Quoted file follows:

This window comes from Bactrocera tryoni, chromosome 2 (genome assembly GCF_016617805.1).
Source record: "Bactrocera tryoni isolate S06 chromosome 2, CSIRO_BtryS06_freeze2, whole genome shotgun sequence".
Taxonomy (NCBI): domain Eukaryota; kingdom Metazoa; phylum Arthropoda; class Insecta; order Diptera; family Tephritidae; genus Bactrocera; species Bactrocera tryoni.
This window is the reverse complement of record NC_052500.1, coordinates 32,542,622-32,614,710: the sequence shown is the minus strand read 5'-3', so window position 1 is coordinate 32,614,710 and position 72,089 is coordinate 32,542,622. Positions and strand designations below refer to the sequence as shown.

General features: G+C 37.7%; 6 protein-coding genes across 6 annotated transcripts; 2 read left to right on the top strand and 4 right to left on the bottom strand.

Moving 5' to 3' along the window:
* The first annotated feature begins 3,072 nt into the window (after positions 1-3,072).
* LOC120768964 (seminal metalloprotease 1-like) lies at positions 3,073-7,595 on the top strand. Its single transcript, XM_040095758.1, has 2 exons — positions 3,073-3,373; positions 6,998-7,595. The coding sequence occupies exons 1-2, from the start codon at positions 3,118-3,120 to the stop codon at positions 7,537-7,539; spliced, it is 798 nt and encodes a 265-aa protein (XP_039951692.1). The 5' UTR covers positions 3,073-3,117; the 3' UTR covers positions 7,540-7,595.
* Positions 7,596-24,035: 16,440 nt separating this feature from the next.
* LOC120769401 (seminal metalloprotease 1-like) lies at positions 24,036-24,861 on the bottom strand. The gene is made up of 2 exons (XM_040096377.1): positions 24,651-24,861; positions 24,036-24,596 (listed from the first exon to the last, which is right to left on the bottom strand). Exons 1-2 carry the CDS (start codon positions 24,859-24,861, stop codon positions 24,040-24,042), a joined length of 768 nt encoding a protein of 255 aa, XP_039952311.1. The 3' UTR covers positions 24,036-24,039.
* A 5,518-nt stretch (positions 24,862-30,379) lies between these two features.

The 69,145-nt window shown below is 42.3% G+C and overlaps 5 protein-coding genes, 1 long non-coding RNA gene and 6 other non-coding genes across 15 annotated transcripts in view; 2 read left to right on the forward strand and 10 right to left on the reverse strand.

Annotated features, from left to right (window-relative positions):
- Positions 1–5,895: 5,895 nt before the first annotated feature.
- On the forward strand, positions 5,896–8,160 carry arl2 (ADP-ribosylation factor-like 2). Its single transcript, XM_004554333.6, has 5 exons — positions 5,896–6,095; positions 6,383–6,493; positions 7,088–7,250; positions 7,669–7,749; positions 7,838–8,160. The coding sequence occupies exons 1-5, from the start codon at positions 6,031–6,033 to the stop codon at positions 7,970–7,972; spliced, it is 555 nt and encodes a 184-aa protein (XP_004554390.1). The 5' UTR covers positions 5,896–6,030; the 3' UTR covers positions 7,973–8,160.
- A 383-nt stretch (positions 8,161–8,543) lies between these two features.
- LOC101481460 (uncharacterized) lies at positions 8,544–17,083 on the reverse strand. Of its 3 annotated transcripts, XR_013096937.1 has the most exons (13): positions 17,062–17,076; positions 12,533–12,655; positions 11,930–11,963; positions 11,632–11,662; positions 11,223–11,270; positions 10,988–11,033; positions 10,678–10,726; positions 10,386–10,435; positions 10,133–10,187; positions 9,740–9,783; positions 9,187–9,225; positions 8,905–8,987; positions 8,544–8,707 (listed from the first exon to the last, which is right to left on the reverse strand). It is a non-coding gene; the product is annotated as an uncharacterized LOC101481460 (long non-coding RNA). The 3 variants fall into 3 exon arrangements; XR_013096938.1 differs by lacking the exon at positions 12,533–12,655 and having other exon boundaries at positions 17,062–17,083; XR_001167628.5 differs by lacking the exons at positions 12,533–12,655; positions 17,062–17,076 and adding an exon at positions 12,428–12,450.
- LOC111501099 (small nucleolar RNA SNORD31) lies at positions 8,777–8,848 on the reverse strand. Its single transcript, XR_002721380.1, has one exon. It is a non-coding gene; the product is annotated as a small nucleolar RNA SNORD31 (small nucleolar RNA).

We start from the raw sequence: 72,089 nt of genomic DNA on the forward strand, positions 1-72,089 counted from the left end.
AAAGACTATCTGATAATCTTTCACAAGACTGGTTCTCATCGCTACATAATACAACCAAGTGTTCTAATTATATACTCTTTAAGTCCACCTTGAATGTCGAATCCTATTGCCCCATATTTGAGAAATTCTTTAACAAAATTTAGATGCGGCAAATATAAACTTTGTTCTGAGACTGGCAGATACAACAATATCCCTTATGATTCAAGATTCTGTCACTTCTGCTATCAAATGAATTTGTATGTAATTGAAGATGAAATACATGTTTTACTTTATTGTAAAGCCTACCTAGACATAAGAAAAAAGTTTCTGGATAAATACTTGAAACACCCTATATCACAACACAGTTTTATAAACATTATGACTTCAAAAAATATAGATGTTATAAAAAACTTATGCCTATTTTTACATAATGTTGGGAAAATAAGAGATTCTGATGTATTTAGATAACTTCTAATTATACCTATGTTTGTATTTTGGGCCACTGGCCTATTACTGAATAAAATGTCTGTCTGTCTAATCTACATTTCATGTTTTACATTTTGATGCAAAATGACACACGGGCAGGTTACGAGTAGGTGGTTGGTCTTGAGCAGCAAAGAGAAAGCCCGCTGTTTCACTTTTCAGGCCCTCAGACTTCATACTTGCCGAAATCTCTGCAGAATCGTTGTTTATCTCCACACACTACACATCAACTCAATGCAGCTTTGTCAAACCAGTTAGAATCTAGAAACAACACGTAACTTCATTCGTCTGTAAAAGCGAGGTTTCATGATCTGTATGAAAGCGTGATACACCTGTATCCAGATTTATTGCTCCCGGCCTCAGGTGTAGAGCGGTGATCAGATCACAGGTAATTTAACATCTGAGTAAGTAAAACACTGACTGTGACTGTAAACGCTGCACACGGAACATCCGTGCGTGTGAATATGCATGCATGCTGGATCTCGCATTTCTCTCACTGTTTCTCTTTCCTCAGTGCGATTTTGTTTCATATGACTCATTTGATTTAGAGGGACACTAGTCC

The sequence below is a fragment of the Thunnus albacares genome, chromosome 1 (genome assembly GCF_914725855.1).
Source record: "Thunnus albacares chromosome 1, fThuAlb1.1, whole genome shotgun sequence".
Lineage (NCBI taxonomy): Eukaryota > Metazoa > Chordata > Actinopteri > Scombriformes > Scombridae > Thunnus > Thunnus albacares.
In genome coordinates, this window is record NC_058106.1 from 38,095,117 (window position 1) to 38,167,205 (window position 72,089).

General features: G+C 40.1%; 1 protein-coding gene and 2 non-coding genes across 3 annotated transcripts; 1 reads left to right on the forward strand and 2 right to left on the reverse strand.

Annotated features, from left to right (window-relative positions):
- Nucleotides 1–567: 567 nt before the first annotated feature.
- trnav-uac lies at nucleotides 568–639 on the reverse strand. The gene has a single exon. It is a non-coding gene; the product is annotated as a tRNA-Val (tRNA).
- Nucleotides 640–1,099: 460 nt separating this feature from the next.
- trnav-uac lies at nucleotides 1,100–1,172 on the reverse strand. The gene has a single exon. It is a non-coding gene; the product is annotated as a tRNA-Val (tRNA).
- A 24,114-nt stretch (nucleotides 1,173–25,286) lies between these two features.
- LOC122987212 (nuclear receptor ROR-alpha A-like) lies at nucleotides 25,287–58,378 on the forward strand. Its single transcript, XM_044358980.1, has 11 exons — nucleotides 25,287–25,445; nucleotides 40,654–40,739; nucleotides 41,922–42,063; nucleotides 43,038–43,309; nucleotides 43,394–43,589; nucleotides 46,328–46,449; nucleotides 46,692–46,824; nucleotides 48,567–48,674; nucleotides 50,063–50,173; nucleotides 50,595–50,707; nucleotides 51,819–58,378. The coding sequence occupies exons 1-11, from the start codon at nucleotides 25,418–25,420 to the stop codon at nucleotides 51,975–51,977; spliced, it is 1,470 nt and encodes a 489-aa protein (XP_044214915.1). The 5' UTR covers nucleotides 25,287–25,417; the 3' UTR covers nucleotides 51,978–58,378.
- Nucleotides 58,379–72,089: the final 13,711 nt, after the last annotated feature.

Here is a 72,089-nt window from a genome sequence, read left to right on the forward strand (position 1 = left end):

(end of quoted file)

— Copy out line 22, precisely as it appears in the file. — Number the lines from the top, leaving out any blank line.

Source record: "Thunnus albacares chromosome 1, fThuAlb1.1, whole genome shotgun sequence".